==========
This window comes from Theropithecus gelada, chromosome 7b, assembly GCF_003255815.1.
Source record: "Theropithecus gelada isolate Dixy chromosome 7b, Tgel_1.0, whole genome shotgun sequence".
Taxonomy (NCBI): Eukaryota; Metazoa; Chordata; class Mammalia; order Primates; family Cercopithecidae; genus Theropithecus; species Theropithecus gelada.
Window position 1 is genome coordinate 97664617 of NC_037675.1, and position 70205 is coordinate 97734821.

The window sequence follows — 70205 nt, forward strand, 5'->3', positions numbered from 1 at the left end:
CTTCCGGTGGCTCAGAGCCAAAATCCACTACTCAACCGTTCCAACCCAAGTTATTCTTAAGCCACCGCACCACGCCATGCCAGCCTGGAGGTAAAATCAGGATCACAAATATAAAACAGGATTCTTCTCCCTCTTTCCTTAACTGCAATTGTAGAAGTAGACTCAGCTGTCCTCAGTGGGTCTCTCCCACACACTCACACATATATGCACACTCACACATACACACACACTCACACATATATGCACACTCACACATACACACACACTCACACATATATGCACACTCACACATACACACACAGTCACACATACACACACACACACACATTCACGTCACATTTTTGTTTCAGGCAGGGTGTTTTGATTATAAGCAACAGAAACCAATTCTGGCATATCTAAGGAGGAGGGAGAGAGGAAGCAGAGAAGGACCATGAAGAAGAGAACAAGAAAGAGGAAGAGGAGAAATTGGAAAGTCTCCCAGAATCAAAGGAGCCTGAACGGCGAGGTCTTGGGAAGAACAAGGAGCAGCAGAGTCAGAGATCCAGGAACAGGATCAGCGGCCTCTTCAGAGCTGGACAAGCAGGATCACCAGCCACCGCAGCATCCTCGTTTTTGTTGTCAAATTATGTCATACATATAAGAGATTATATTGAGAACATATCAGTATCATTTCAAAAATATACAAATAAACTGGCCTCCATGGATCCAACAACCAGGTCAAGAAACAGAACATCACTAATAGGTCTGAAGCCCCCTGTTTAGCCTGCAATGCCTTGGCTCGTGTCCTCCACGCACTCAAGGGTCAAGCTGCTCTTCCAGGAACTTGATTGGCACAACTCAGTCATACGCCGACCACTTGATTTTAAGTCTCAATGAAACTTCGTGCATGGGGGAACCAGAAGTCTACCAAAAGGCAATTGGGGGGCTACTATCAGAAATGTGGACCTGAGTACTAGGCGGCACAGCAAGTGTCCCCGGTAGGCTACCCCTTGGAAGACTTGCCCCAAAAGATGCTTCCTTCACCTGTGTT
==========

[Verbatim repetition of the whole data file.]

This window comes from Theropithecus gelada, chromosome 7b, assembly GCF_003255815.1.
Source record: "Theropithecus gelada isolate Dixy chromosome 7b, Tgel_1.0, whole genome shotgun sequence".
Taxonomy (NCBI): Eukaryota; Metazoa; Chordata; class Mammalia; order Primates; family Cercopithecidae; genus Theropithecus; species Theropithecus gelada.
Window position 1 is genome coordinate 97664617 of NC_037675.1, and position 70205 is coordinate 97734821.

The window sequence follows — 70205 nt, forward strand, 5'->3', positions numbered from 1 at the left end:
CTTCCGGTGGCTCAGAGCCAAAATCCACTACTCAACCGTTCCAACCCAAGTTATTCTTAAGCCACCGCACCACGCCATGCCAGCCTGGAGGTAAAATCAGGATCACAAATATAAAACAGGATTCTTCTCCCTCTTTCCTTAACTGCAATTGTAGAAGTAGACTCAGCTGTCCTCAGTGGGTCTCTCCCACACACTCACACATATATGCACACTCACACATACACACACACTCACACATATATGCACACTCACACATACACACACACTCACACATATATGCACACTCACACATACACACACAGTCACACATACACACACACACACACATTCACGTCACATTTTTGTTTCAGGCAGGGTGTTTTGATTATAAGCAACAGAAACCAATTCTGGCATATCTAAGGAGGAGGGAGAGAGGAAGCAGAGAAGGACCATGAAGAAGAGAACAAGAAAGAGGAAGAGGAGAAATTGGAAAGTCTCCCAGAATCAAAGGAGCCTGAACGGCGAGGTCTTGGGAAGAACAAGGAGCAGCAGAGTCAGAGATCCAGGAACAGGATCAGCGGCCTCTTCAGAGCTGGACAAGCAGGATCACCAGCCACCGCAGCATCCTCGTTTTTGTTGTCAAATTATGTCATACATATAAGAGATTATATTGAGAACATATCAGTATCATTTCAAAAATATACAAATAAACTGGCCTCCATGGATCCAACAACCAGGTCAAGAAACAGAACATCACTAATAGGTCTGAAGCCCCCTGTTTAGCCTGCAATGCCTTGGCTCGTGTCCTCCACGCACTCAAGGGTCAAGCTGCTCTTCCAGGAACTTGATTGGCACAACTCAGTCATACGCCGACCACTTGATTTTAAGTCTCAATGAAACTTCGTGCATGGGGGAACCAGAAGTCTACCAAAAGGCAATTGGGGGGCTACTATCAGAAATGTGGACCTGAGTACTAGGCGGCACAGCAAGTGTCCCCGGTAGGCTACCCCTTGGAAGACTTGCCCCAAAAGATGCTTCCTTCACCTGTGTT